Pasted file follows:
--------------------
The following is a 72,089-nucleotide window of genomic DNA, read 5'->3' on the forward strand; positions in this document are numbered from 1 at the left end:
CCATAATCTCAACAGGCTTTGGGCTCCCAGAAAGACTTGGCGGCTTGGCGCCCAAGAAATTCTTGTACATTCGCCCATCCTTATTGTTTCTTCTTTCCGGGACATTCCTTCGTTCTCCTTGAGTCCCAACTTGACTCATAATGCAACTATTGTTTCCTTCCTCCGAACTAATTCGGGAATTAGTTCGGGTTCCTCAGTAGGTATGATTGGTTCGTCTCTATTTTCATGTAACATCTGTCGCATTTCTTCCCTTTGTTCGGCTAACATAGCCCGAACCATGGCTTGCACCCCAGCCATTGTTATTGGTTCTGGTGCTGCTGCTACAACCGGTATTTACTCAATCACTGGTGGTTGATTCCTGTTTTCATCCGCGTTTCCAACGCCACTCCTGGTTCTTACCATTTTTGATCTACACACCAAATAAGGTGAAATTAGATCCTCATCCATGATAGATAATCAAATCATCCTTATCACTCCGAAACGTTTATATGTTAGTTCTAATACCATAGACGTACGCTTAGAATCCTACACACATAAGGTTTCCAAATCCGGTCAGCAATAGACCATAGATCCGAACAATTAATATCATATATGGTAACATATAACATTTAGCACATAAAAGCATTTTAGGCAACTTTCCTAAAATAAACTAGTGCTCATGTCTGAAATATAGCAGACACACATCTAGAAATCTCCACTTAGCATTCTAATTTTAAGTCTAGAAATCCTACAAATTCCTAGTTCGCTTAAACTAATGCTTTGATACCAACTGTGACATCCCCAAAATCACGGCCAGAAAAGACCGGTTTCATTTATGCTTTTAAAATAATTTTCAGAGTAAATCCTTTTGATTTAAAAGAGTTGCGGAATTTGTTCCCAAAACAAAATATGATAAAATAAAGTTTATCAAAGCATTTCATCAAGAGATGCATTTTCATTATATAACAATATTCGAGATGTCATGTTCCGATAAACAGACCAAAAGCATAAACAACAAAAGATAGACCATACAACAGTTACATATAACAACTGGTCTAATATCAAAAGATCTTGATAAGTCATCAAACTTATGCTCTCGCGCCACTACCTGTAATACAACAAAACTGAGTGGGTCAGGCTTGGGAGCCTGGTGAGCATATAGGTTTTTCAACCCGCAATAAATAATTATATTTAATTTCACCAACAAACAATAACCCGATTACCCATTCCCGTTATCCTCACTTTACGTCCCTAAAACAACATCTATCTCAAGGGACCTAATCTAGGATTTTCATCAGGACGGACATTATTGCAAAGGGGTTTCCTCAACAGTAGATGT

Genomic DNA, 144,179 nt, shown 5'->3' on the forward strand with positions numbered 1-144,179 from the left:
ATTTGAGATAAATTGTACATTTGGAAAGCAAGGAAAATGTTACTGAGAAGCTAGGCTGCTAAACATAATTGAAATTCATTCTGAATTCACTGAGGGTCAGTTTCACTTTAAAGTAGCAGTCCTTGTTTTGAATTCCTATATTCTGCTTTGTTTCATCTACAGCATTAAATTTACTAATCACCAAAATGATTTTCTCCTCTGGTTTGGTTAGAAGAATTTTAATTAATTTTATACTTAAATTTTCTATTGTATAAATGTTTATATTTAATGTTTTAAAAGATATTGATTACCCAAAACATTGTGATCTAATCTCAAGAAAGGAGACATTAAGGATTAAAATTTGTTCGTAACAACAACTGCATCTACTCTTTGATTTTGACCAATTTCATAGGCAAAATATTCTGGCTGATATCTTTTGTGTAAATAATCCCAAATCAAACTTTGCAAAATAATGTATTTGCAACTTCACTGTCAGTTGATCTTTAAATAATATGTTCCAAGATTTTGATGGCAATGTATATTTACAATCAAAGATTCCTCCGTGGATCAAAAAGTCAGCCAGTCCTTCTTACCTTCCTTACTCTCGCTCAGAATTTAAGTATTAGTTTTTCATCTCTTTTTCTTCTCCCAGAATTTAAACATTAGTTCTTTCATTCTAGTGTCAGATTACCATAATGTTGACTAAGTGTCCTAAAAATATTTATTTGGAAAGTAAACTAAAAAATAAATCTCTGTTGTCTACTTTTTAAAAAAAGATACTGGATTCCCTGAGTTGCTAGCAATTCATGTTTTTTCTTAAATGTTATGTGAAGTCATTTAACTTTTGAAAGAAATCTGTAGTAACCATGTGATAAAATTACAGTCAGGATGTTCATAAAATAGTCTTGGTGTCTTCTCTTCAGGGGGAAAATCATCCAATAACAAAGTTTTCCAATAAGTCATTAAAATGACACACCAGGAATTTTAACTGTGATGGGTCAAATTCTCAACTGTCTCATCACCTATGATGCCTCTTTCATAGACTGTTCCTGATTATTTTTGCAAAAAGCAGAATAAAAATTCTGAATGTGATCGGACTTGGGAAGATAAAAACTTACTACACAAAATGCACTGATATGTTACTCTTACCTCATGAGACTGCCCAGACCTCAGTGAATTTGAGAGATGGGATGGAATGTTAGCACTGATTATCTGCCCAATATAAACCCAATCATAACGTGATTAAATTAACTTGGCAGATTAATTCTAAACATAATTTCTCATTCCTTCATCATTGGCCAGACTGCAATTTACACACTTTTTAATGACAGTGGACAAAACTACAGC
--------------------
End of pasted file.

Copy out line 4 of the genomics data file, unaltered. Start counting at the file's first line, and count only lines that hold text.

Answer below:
ATTTGAGATAAATTGTACATTTGGAAAGCAAGGAAAATGTTACTGAGAAGCTAGGCTGCTAAACATAATTGAAATTCATTCTGAATTCACTGAGGGTCAGTTTCACTTTAAAGTAGCAGTCCTTGTTTTGAATTCCTATATTCTGCTTTGTTTCATCTACAGCATTAAATTTACTAATCACCAAAATGATTTTCTCCTCTGGTTTGGTTAGAAGAATTTTAATTAATTTTATACTTAAATTTTCTATTGTATAAATGTTTATATTTAATGTTTTAAAAGATATTGATTACCCAAAACATTGTGATCTAATCTCAAGAAAGGAGACATTAAGGATTAAAATTTGTTCGTAACAACAACTGCATCTACTCTTTGATTTTGACCAATTTCATAGGCAAAATATTCTGGCTGATATCTTTTGTGTAAATAATCCCAAATCAAACTTTGCAAAATAATGTATTTGCAACTTCACTGTCAGTTGATCTTTAAATAATATGTTCCAAGATTTTGATGGCAATGTATATTTACAATCAAAGATTCCTCCGTGGATCAAAAAGTCAGCCAGTCCTTCTTACCTTCCTTACTCTCGCTCAGAATTTAAGTATTAGTTTTTCATCTCTTTTTCTTCTCCCAGAATTTAAACATTAGTTCTTTCATTCTAGTGTCAGATTACCATAATGTTGACTAAGTGTCCTAAAAATATTTATTTGGAAAGTAAACTAAAAAATAAATCTCTGTTGTCTACTTTTTAAAAAAAGATACTGGATTCCCTGAGTTGCTAGCAATTCATGTTTTTTCTTAAATGTTATGTGAAGTCATTTAACTTTTGAAAGAAATCTGTAGTAACCATGTGATAAAATTACAGTCAGGATGTTCATAAAATAGTCTTGGTGTCTTCTCTTCAGGGGGAAAATCATCCAATAACAAAGTTTTCCAATAAGTCATTAAAATGACACACCAGGAATTTTAACTGTGATGGGTCAAATTCTCAACTGTCTCATCACCTATGATGCCTCTTTCATAGACTGTTCCTGATTATTTTTGCAAAAAGCAGAATAAAAATTCTGAATGTGATCGGACTTGGGAAGATAAAAACTTACTACACAAAATGCACTGATATGTTACTCTTACCTCATGAGACTGCCCAGACCTCAGTGAATTTGAGAGATGGGATGGAATGTTAGCACTGATTATCTGCCCAATATAAACCCAATCATAACGTGATTAAATTAACTTGGCAGATTAATTCTAAACATAATTTCTCATTCCTTCATCATTGGCCAGACTGCAATTTACACACTTTTTAATGACAGTGGACAAAACTACAGC